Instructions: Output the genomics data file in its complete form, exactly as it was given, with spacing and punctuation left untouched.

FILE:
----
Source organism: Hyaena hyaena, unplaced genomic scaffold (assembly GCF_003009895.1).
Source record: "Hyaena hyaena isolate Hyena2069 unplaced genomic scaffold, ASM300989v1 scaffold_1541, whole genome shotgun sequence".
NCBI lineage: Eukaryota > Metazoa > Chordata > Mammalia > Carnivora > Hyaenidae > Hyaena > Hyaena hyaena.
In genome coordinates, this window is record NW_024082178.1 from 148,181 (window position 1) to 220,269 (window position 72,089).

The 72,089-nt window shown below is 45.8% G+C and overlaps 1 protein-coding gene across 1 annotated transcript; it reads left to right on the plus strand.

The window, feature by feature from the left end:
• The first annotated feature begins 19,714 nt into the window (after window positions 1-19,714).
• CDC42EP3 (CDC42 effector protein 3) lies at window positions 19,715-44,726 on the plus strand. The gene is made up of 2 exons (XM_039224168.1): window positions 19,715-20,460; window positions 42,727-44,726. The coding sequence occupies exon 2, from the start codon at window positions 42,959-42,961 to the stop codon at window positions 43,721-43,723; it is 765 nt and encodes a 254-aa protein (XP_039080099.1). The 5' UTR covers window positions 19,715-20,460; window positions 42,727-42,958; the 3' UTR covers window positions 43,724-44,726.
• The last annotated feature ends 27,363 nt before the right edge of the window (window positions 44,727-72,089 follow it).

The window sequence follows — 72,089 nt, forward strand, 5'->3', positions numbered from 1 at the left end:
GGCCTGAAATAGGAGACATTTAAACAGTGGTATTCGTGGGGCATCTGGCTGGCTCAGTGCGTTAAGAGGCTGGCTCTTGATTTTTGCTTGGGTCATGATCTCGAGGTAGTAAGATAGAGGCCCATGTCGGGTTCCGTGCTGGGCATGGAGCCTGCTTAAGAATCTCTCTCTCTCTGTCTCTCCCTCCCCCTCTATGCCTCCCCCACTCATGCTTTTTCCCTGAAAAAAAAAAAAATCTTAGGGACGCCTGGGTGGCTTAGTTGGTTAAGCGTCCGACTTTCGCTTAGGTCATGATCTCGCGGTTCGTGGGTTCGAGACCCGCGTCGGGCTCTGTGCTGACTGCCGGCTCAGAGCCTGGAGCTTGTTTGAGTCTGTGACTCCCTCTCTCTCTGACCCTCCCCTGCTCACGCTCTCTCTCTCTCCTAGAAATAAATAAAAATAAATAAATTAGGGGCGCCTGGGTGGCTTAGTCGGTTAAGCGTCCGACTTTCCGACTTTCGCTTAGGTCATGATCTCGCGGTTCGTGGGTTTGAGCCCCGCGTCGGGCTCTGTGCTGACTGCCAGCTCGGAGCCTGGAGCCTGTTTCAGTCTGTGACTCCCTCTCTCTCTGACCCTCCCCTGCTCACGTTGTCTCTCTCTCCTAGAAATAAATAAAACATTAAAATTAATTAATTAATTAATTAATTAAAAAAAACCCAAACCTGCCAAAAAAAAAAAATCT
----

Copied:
Source organism: Hyaena hyaena, unplaced genomic scaffold (assembly GCF_003009895.1).
Source record: "Hyaena hyaena isolate Hyena2069 unplaced genomic scaffold, ASM300989v1 scaffold_1541, whole genome shotgun sequence".
NCBI lineage: Eukaryota > Metazoa > Chordata > Mammalia > Carnivora > Hyaenidae > Hyaena > Hyaena hyaena.
In genome coordinates, this window is record NW_024082178.1 from 148,181 (window position 1) to 220,269 (window position 72,089).

The 72,089-nt window shown below is 45.8% G+C and overlaps 1 protein-coding gene across 1 annotated transcript; it reads left to right on the plus strand.

The window, feature by feature from the left end:
• The first annotated feature begins 19,714 nt into the window (after window positions 1-19,714).
• CDC42EP3 (CDC42 effector protein 3) lies at window positions 19,715-44,726 on the plus strand. The gene is made up of 2 exons (XM_039224168.1): window positions 19,715-20,460; window positions 42,727-44,726. The coding sequence occupies exon 2, from the start codon at window positions 42,959-42,961 to the stop codon at window positions 43,721-43,723; it is 765 nt and encodes a 254-aa protein (XP_039080099.1). The 5' UTR covers window positions 19,715-20,460; window positions 42,727-42,958; the 3' UTR covers window positions 43,724-44,726.
• The last annotated feature ends 27,363 nt before the right edge of the window (window positions 44,727-72,089 follow it).

The window sequence follows — 72,089 nt, forward strand, 5'->3', positions numbered from 1 at the left end:
GGCCTGAAATAGGAGACATTTAAACAGTGGTATTCGTGGGGCATCTGGCTGGCTCAGTGCGTTAAGAGGCTGGCTCTTGATTTTTGCTTGGGTCATGATCTCGAGGTAGTAAGATAGAGGCCCATGTCGGGTTCCGTGCTGGGCATGGAGCCTGCTTAAGAATCTCTCTCTCTCTGTCTCTCCCTCCCCCTCTATGCCTCCCCCACTCATGCTTTTTCCCTGAAAAAAAAAAAAATCTTAGGGACGCCTGGGTGGCTTAGTTGGTTAAGCGTCCGACTTTCGCTTAGGTCATGATCTCGCGGTTCGTGGGTTCGAGACCCGCGTCGGGCTCTGTGCTGACTGCCGGCTCAGAGCCTGGAGCTTGTTTGAGTCTGTGACTCCCTCTCTCTCTGACCCTCCCCTGCTCACGCTCTCTCTCTCTCCTAGAAATAAATAAAAATAAATAAATTAGGGGCGCCTGGGTGGCTTAGTCGGTTAAGCGTCCGACTTTCCGACTTTCGCTTAGGTCATGATCTCGCGGTTCGTGGGTTTGAGCCCCGCGTCGGGCTCTGTGCTGACTGCCAGCTCGGAGCCTGGAGCCTGTTTCAGTCTGTGACTCCCTCTCTCTCTGACCCTCCCCTGCTCACGTTGTCTCTCTCTCCTAGAAATAAATAAAACATTAAAATTAATTAATTAATTAATTAATTAAAAAAAACCCAAACCTGCCAAAAAAAAAAAATCT